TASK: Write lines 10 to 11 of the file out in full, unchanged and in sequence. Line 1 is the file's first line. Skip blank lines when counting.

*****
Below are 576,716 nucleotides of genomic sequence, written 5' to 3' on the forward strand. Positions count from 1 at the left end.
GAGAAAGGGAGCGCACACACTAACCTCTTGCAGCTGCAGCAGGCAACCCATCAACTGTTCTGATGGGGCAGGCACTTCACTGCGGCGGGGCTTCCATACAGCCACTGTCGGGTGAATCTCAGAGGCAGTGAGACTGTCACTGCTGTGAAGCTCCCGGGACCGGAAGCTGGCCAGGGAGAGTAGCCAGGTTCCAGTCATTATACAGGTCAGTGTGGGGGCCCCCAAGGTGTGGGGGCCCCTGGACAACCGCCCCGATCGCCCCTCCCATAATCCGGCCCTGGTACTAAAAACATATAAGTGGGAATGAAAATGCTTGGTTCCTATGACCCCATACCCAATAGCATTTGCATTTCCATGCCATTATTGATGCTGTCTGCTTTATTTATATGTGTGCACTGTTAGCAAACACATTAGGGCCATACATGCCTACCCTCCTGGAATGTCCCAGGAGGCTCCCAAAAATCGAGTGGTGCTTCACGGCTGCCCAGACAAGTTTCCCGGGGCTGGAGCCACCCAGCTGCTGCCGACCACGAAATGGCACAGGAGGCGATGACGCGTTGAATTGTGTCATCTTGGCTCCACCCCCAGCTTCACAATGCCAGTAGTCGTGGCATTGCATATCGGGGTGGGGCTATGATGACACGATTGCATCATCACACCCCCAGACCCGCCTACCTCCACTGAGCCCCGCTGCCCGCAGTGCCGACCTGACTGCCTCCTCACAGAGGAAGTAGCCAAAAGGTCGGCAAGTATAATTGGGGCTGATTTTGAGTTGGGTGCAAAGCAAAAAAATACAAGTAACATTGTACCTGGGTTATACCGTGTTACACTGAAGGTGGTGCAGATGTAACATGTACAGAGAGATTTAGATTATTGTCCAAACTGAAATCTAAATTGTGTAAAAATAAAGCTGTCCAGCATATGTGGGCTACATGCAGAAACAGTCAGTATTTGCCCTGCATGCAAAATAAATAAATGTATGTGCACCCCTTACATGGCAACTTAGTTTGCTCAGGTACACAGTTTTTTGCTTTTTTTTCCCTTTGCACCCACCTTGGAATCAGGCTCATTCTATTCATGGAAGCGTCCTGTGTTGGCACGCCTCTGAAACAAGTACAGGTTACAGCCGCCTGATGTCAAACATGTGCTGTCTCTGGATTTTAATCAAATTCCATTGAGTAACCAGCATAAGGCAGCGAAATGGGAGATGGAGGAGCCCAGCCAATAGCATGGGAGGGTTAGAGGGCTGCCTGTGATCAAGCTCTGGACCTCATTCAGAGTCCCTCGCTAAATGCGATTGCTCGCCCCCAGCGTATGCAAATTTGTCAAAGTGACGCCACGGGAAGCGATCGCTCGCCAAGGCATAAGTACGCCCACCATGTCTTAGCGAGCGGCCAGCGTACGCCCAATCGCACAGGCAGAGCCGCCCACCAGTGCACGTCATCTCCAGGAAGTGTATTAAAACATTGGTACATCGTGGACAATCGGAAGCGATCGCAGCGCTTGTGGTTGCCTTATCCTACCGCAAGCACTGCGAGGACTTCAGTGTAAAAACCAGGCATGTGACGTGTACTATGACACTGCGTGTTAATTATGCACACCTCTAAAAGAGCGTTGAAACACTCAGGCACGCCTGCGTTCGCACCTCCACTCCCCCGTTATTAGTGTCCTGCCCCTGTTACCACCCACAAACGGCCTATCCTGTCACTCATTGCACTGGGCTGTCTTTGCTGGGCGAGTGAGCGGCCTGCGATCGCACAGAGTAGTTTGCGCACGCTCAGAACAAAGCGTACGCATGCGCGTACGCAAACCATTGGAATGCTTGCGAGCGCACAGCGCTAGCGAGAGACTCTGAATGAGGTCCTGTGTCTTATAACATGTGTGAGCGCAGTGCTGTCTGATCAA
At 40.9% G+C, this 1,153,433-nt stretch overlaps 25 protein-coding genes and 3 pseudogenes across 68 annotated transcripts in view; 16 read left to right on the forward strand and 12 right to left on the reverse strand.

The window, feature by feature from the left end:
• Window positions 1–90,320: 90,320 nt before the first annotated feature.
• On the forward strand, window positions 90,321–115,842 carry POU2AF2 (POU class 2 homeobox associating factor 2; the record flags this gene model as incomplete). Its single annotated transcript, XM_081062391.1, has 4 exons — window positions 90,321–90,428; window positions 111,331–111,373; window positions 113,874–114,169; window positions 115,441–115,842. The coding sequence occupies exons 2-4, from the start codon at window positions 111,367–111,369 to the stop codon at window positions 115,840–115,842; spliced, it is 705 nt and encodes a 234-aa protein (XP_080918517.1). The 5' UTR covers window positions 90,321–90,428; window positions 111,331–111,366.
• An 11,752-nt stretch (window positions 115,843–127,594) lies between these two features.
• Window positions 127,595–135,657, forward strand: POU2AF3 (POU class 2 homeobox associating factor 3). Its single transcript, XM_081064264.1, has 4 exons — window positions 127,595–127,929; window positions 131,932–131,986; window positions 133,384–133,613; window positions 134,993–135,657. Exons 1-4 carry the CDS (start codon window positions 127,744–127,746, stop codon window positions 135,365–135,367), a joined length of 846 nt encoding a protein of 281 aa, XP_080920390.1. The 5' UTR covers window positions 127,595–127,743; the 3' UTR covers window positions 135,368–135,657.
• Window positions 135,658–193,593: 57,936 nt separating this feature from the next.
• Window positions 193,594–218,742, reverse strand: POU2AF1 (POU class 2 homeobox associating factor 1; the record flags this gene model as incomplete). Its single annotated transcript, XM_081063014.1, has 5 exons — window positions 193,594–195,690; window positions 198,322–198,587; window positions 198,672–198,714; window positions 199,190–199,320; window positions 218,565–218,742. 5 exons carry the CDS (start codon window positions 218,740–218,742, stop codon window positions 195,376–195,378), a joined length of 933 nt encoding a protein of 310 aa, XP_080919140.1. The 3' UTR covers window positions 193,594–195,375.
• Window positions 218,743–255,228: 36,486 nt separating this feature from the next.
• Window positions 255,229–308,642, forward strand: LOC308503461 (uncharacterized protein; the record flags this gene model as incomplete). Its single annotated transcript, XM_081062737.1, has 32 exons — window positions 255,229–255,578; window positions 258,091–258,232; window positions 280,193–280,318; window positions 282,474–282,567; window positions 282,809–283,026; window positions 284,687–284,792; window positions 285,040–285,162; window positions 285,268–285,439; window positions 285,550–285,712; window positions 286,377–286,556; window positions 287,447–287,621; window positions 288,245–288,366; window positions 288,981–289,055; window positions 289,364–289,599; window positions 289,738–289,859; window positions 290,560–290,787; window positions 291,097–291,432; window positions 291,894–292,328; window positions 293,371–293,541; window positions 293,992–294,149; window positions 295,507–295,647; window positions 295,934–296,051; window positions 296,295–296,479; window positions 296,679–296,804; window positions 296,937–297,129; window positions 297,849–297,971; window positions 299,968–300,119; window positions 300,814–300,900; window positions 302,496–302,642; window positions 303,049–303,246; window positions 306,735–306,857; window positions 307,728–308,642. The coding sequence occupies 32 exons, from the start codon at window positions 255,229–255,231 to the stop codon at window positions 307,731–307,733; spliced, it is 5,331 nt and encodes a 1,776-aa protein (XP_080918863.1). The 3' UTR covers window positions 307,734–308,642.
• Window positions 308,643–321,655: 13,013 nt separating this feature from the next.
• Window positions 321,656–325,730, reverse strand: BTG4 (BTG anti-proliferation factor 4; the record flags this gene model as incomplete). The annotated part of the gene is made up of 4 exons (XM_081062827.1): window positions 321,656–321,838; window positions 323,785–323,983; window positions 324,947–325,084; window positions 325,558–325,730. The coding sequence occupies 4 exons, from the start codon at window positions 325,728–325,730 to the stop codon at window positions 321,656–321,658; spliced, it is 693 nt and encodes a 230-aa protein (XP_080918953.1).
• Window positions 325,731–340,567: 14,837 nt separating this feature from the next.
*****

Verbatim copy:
• Window positions 193,594–218,742, reverse strand: POU2AF1 (POU class 2 homeobox associating factor 1; the record flags this gene model as incomplete). Its single annotated transcript, XM_081063014.1, has 5 exons — window positions 193,594–195,690; window positions 198,322–198,587; window positions 198,672–198,714; window positions 199,190–199,320; window positions 218,565–218,742. 5 exons carry the CDS (start codon window positions 218,740–218,742, stop codon window positions 195,376–195,378), a joined length of 933 nt encoding a protein of 310 aa, XP_080919140.1. The 3' UTR covers window positions 193,594–195,375.
• Window positions 218,743–255,228: 36,486 nt separating this feature from the next.